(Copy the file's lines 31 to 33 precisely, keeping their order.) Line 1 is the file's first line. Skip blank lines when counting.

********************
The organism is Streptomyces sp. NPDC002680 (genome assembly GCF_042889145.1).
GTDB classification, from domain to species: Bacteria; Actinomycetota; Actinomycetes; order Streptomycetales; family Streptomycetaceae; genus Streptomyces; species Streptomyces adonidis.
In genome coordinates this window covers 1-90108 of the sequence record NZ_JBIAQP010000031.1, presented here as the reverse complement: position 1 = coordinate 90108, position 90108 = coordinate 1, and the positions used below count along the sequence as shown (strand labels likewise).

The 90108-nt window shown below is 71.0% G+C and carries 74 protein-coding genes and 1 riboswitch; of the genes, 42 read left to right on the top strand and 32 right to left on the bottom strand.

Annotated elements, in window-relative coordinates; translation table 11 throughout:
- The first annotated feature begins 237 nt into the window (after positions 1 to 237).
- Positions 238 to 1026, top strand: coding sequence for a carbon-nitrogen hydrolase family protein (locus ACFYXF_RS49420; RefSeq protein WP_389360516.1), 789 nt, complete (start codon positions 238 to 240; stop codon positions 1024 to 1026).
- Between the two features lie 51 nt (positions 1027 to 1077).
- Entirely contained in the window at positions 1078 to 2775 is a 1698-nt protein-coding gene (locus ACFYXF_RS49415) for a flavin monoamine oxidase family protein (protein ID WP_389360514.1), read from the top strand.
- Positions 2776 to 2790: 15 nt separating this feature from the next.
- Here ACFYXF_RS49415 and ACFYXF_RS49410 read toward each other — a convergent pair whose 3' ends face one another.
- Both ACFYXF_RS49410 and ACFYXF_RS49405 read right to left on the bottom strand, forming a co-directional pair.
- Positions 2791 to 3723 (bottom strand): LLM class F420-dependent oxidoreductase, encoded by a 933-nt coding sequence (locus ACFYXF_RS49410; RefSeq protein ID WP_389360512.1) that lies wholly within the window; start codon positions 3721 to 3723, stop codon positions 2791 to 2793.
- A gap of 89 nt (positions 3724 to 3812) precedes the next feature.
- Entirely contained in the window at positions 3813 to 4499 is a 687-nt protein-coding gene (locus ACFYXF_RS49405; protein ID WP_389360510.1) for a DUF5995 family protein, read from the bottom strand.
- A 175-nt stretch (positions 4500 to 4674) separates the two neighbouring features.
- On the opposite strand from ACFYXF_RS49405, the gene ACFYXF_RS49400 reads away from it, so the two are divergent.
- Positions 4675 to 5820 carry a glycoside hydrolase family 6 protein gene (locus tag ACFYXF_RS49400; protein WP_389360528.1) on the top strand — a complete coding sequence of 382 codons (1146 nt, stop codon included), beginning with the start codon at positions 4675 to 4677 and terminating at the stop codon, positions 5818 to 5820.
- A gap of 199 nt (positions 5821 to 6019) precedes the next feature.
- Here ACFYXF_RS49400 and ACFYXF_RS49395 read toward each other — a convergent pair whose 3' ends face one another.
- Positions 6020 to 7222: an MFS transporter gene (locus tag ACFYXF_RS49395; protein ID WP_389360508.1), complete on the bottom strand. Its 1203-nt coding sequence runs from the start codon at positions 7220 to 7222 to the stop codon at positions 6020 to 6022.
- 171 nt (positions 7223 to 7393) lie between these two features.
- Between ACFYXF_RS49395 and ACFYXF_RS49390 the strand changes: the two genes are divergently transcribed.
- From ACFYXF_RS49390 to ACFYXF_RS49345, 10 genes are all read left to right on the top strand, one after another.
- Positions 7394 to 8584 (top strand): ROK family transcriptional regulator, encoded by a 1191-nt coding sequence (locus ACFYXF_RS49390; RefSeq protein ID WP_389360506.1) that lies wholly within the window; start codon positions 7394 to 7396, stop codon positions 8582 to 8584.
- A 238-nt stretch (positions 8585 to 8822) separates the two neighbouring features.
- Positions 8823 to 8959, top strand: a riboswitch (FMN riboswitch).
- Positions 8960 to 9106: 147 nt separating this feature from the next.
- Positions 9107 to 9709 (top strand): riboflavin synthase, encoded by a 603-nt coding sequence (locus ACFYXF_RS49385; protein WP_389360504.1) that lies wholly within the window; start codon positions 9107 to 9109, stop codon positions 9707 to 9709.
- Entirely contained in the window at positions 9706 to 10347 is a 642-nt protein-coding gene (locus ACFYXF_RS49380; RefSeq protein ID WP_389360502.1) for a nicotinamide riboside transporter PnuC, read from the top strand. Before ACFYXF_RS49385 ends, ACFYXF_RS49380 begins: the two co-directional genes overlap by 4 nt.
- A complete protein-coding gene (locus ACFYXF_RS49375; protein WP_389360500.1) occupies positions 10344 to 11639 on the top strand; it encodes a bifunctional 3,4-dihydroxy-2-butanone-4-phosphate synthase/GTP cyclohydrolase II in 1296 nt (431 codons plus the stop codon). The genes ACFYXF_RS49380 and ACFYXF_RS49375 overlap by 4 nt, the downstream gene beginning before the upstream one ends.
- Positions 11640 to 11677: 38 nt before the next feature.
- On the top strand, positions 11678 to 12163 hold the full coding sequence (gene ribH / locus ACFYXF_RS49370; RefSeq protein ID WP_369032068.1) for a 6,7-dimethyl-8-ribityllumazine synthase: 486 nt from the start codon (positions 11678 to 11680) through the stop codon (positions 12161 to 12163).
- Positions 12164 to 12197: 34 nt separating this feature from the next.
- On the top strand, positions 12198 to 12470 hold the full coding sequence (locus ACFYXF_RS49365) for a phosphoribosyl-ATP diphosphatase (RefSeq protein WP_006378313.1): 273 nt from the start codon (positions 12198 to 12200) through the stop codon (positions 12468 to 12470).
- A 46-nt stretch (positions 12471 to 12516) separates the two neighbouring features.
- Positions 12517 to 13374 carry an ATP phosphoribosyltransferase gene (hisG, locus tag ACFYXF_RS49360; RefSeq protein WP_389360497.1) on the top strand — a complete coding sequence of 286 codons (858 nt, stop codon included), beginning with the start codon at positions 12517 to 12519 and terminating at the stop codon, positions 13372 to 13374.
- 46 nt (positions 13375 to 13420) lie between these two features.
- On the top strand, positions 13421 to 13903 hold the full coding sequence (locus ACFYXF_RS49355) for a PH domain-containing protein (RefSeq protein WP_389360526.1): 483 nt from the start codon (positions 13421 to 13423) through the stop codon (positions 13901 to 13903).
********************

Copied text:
- A complete protein-coding gene (locus ACFYXF_RS49375; protein WP_389360500.1) occupies positions 10344 to 11639 on the top strand; it encodes a bifunctional 3,4-dihydroxy-2-butanone-4-phosphate synthase/GTP cyclohydrolase II in 1296 nt (431 codons plus the stop codon). The genes ACFYXF_RS49380 and ACFYXF_RS49375 overlap by 4 nt, the downstream gene beginning before the upstream one ends.
- Positions 11640 to 11677: 38 nt before the next feature.
- On the top strand, positions 11678 to 12163 hold the full coding sequence (gene ribH / locus ACFYXF_RS49370; RefSeq protein ID WP_369032068.1) for a 6,7-dimethyl-8-ribityllumazine synthase: 486 nt from the start codon (positions 11678 to 11680) through the stop codon (positions 12161 to 12163).